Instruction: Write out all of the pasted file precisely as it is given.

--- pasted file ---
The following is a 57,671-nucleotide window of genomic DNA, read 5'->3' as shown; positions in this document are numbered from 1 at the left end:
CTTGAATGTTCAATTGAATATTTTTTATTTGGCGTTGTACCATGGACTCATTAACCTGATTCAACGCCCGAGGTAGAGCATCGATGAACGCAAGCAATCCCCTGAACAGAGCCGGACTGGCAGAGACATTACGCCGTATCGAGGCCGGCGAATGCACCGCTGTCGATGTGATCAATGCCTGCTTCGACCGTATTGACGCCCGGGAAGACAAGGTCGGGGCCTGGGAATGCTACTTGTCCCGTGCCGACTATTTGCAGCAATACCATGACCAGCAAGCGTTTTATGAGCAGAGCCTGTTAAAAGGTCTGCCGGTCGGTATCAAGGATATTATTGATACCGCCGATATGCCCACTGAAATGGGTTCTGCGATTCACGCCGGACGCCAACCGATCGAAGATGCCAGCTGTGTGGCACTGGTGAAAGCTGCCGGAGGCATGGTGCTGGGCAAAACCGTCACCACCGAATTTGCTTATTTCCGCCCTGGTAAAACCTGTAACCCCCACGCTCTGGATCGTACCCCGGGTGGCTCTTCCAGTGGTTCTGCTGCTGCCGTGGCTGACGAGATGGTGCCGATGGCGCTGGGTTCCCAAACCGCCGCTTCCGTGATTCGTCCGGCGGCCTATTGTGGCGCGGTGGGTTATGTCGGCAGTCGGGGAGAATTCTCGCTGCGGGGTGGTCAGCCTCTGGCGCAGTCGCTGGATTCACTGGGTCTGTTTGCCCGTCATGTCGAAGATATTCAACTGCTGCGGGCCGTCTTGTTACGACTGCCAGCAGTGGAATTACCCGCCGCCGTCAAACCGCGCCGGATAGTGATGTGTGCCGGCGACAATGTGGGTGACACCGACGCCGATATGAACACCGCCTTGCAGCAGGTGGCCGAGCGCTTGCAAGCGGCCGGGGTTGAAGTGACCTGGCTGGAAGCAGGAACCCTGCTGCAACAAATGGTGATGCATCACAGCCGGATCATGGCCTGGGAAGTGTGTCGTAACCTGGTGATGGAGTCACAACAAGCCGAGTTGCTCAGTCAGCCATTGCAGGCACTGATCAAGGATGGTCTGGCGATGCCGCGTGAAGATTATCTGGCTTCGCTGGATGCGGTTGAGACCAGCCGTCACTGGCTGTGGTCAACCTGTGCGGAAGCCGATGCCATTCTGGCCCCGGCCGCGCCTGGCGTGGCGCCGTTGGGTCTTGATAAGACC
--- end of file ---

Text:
The following is a 57,671-nucleotide window of genomic DNA, read 5'->3' as shown; positions in this document are numbered from 1 at the left end:
CTTGAATGTTCAATTGAATATTTTTTATTTGGCGTTGTACCATGGACTCATTAACCTGATTCAACGCCCGAGGTAGAGCATCGATGAACGCAAGCAATCCCCTGAACAGAGCCGGACTGGCAGAGACATTACGCCGTATCGAGGCCGGCGAATGCACCGCTGTCGATGTGATCAATGCCTGCTTCGACCGTATTGACGCCCGGGAAGACAAGGTCGGGGCCTGGGAATGCTACTTGTCCCGTGCCGACTATTTGCAGCAATACCATGACCAGCAAGCGTTTTATGAGCAGAGCCTGTTAAAAGGTCTGCCGGTCGGTATCAAGGATATTATTGATACCGCCGATATGCCCACTGAAATGGGTTCTGCGATTCACGCCGGACGCCAACCGATCGAAGATGCCAGCTGTGTGGCACTGGTGAAAGCTGCCGGAGGCATGGTGCTGGGCAAAACCGTCACCACCGAATTTGCTTATTTCCGCCCTGGTAAAACCTGTAACCCCCACGCTCTGGATCGTACCCCGGGTGGCTCTTCCAGTGGTTCTGCTGCTGCCGTGGCTGACGAGATGGTGCCGATGGCGCTGGGTTCCCAAACCGCCGCTTCCGTGATTCGTCCGGCGGCCTATTGTGGCGCGGTGGGTTATGTCGGCAGTCGGGGAGAATTCTCGCTGCGGGGTGGTCAGCCTCTGGCGCAGTCGCTGGATTCACTGGGTCTGTTTGCCCGTCATGTCGAAGATATTCAACTGCTGCGGGCCGTCTTGTTACGACTGCCAGCAGTGGAATTACCCGCCGCCGTCAAACCGCGCCGGATAGTGATGTGTGCCGGCGACAATGTGGGTGACACCGACGCCGATATGAACACCGCCTTGCAGCAGGTGGCCGAGCGCTTGCAAGCGGCCGGGGTTGAAGTGACCTGGCTGGAAGCAGGAACCCTGCTGCAACAAATGGTGATGCATCACAGCCGGATCATGGCCTGGGAAGTGTGTCGTAACCTGGTGATGGAGTCACAACAAGCCGAGTTGCTCAGTCAGCCATTGCAGGCACTGATCAAGGATGGTCTGGCGATGCCGCGTGAAGATTATCTGGCTTCGCTGGATGCGGTTGAGACCAGCCGTCACTGGCTGTGGTCAACCTGTGCGGAAGCCGATGCCATTCTGGCCCCGGCCGCGCCTGGCGTGGCGCCGTTGGGTCTTGATAAGACC